"We're not going to allow these types of attacks to continue," Defense Secretary Leon Panetta said on Sept. 16, after the Haqqani network was implicated in the armed assault on the U.S. embassy in Kabul.

But bipartisan congressional support for more a more aggressive military approach to Pakistan wasn't apparent in several interviews on Tuesday with leaders of the Senate Armed Services Committee. Sens. Carl Levin (D-MI) and John McCain (R-AZ) told The Cable that increased attacks inside Pakistan were not wise and that the focus should be on using aid as leverage with the Pakistani government.

"We need to be straight and direct with them regarding their refusal to deal with the Haqqani issue," Levin said, adding that then Joint Chiefs of Staff chairman Adm. Mike Mullen's claim that the Haqqani network was a "veritable arm" of Pakistan's Inter-Services Intelligence (ISI) Directorate was approved by the National Security Council in advance. "The Pakistani government won't even talk about the Haqqani network in public."

"But I don't think we should put any boots on the ground," Levin emphasized. He said that the United States should use economic aid as leverage and condition it on the Pakistani government's willingness to sever ties with Haqqani, but that increased military action was not the answer.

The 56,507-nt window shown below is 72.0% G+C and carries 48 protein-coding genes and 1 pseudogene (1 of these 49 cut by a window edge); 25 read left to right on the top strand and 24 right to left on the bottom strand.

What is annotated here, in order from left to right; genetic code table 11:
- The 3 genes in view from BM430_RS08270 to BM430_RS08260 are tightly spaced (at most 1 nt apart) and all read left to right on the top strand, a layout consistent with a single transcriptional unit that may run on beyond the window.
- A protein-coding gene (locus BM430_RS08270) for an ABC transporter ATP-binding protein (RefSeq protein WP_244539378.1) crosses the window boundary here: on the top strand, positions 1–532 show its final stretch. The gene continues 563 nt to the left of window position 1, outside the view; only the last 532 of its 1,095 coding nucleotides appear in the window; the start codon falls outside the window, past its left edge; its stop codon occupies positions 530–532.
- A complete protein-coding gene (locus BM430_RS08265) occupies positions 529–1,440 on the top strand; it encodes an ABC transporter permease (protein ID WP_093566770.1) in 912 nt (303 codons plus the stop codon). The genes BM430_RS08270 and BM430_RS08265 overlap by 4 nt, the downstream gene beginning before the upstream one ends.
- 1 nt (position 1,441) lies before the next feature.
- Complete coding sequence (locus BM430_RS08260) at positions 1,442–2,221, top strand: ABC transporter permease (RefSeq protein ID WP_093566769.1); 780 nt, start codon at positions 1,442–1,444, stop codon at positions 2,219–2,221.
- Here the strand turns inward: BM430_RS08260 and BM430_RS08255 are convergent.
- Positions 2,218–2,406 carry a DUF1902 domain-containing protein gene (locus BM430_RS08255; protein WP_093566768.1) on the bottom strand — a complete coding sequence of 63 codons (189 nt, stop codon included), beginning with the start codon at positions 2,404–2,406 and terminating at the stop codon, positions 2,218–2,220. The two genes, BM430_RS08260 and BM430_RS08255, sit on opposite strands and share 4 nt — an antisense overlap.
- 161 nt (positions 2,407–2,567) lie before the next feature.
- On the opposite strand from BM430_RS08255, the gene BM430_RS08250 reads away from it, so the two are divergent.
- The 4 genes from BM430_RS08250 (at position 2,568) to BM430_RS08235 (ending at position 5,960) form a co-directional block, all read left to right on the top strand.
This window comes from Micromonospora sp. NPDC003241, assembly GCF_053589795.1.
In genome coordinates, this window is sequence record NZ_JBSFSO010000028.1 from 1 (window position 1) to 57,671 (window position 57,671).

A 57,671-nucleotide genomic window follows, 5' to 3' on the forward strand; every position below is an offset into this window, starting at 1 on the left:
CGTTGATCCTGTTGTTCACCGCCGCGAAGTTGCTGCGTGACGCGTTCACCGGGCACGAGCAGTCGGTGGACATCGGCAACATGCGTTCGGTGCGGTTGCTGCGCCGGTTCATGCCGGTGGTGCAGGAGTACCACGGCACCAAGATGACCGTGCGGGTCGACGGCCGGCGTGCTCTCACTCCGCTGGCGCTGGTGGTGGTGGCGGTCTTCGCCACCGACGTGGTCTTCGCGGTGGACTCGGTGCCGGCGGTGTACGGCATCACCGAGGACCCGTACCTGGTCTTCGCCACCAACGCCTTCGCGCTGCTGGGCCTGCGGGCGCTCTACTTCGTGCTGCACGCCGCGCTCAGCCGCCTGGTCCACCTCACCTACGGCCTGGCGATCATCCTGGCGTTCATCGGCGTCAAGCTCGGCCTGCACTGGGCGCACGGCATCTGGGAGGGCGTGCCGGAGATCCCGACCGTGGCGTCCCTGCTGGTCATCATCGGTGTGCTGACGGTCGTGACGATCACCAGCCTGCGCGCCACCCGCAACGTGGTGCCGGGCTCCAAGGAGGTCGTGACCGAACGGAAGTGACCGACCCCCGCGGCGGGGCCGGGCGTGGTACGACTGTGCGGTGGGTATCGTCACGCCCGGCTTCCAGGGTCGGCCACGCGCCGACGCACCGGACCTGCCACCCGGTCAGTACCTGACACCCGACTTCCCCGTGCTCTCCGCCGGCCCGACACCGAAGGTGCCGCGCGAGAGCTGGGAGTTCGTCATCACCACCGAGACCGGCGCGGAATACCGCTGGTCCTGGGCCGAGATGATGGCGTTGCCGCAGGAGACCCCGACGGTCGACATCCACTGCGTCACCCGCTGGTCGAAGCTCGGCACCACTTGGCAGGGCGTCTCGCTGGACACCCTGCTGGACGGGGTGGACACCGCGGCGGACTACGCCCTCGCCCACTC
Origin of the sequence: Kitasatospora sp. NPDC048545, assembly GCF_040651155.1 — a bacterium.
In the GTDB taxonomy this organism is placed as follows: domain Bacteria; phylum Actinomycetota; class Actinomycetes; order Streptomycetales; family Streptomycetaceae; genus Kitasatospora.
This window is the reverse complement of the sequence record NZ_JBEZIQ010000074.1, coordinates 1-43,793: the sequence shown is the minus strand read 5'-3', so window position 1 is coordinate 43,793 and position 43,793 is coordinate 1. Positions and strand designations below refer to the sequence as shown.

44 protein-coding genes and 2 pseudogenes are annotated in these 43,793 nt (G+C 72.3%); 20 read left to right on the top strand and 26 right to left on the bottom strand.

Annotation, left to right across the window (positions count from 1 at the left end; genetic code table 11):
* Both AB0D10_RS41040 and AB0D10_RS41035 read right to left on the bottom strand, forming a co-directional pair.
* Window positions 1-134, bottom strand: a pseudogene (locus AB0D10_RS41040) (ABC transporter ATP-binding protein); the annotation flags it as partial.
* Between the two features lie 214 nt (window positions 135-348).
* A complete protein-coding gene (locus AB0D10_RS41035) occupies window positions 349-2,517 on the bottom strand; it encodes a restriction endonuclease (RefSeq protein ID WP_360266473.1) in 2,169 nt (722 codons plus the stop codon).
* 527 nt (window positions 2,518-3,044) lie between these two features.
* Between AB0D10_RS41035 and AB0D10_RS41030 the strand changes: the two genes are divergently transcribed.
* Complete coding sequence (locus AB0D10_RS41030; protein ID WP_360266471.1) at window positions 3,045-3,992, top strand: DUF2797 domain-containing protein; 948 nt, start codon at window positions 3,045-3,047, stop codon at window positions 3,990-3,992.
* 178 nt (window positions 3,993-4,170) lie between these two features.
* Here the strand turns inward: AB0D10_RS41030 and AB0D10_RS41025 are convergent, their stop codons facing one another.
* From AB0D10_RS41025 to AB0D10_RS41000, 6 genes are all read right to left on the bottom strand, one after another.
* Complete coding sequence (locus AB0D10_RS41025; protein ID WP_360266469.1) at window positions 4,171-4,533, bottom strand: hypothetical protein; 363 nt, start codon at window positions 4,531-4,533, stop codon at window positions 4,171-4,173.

Aren't U.S. Special Forces already conducting raids inside Pakistan, The Cable asked?  "If I had that knowledge I would never tell you," Levin shot back.

McCain agreed with Levin that increased military action inside Pakistan was not the right approach at this time.

"I think we should condition the aid on their severing their direct connection [with the Haqqani network]," he said. "I think if you escalated attacks that included U.S. air attacks and ground troops you would have to have a great national discussion first. Right now I don't think we should do that."

Sen. Lindsey Graham has appeared closer to the administration's views on the issue of Pakistan. On Sept. 25, he said on Fox News Sunday that "the sovereign nation of Pakistan is engaging in hostile acts against the United States and our ally Afghanistan that must cease ... if the experts believe that we need to elevate our response, they will have a lot of bipartisan support on Capitol Hill."

Graham expanded and clarified his remarks on attacking Pakistan in a Tuesday interview with The Cable.

"Sovereignty is no defense when it comes to aligning with terrorism," he said. "If Adm. Mullen is correct that the Pakistani government as a strategy has aligned with terrorists, that's something we should consider in a response to Pakistan, not just aid but otherwise."

"There will come a point where I can't go home and say that all the IEDs that are killing Americans, 80 percent are coming from Pakistan and we're not doing a damn thing about it," he said. "We're not going to be able to sustain that, and that's what the Pakistanis need to know."

Senate Foreign Relations Committee ranking Republican Richard Lugar (R-IN) reacted negatively to Graham's remarks and said that raising the specter of increased military strikes might do more harm than good.

"I would think that would be unwise. We better be thinking very carefully and diplomatically about our relationship," Lugar told The Cable. "Threats of military action are not a very responsible course."